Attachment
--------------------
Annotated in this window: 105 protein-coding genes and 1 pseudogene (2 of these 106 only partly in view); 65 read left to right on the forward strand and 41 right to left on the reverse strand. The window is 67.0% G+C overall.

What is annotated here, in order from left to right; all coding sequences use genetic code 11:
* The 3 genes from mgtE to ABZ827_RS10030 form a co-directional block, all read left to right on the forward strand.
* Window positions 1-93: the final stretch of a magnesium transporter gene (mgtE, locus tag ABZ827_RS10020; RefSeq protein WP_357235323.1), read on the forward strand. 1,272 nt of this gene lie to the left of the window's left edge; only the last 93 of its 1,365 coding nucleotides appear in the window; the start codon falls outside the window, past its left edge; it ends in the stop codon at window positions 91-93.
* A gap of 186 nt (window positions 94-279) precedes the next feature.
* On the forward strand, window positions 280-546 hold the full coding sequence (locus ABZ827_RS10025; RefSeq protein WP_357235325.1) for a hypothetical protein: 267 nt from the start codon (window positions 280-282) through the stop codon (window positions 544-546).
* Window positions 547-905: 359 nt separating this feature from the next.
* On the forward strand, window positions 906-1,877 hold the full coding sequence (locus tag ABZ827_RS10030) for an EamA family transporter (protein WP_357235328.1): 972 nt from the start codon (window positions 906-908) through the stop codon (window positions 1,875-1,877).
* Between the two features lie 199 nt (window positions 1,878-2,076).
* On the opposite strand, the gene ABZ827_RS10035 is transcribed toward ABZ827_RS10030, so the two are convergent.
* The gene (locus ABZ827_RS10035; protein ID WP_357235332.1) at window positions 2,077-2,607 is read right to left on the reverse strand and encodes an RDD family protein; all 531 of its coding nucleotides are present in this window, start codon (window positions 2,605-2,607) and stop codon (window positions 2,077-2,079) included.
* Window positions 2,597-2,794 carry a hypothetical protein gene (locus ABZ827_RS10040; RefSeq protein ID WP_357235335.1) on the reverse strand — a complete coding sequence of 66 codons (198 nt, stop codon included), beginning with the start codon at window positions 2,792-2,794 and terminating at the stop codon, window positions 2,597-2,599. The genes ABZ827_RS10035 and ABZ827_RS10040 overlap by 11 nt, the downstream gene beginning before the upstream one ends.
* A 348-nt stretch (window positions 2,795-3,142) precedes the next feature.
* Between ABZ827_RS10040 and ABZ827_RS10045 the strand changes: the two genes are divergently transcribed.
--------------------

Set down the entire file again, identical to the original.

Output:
Annotated in this window: 105 protein-coding genes and 1 pseudogene (2 of these 106 only partly in view); 65 read left to right on the forward strand and 41 right to left on the reverse strand. The window is 67.0% G+C overall.

What is annotated here, in order from left to right; all coding sequences use genetic code 11:
* The 3 genes from mgtE to ABZ827_RS10030 form a co-directional block, all read left to right on the forward strand.
* Window positions 1-93: the final stretch of a magnesium transporter gene (mgtE, locus tag ABZ827_RS10020; RefSeq protein WP_357235323.1), read on the forward strand. 1,272 nt of this gene lie to the left of the window's left edge; only the last 93 of its 1,365 coding nucleotides appear in the window; the start codon falls outside the window, past its left edge; it ends in the stop codon at window positions 91-93.
* A gap of 186 nt (window positions 94-279) precedes the next feature.
* On the forward strand, window positions 280-546 hold the full coding sequence (locus ABZ827_RS10025; RefSeq protein WP_357235325.1) for a hypothetical protein: 267 nt from the start codon (window positions 280-282) through the stop codon (window positions 544-546).
* Window positions 547-905: 359 nt separating this feature from the next.
* On the forward strand, window positions 906-1,877 hold the full coding sequence (locus tag ABZ827_RS10030) for an EamA family transporter (protein WP_357235328.1): 972 nt from the start codon (window positions 906-908) through the stop codon (window positions 1,875-1,877).
* Between the two features lie 199 nt (window positions 1,878-2,076).
* On the opposite strand, the gene ABZ827_RS10035 is transcribed toward ABZ827_RS10030, so the two are convergent.
* The gene (locus ABZ827_RS10035; protein ID WP_357235332.1) at window positions 2,077-2,607 is read right to left on the reverse strand and encodes an RDD family protein; all 531 of its coding nucleotides are present in this window, start codon (window positions 2,605-2,607) and stop codon (window positions 2,077-2,079) included.
* Window positions 2,597-2,794 carry a hypothetical protein gene (locus ABZ827_RS10040; RefSeq protein ID WP_357235335.1) on the reverse strand — a complete coding sequence of 66 codons (198 nt, stop codon included), beginning with the start codon at window positions 2,792-2,794 and terminating at the stop codon, window positions 2,597-2,599. The genes ABZ827_RS10035 and ABZ827_RS10040 overlap by 11 nt, the downstream gene beginning before the upstream one ends.
* A 348-nt stretch (window positions 2,795-3,142) precedes the next feature.
* Between ABZ827_RS10040 and ABZ827_RS10045 the strand changes: the two genes are divergently transcribed.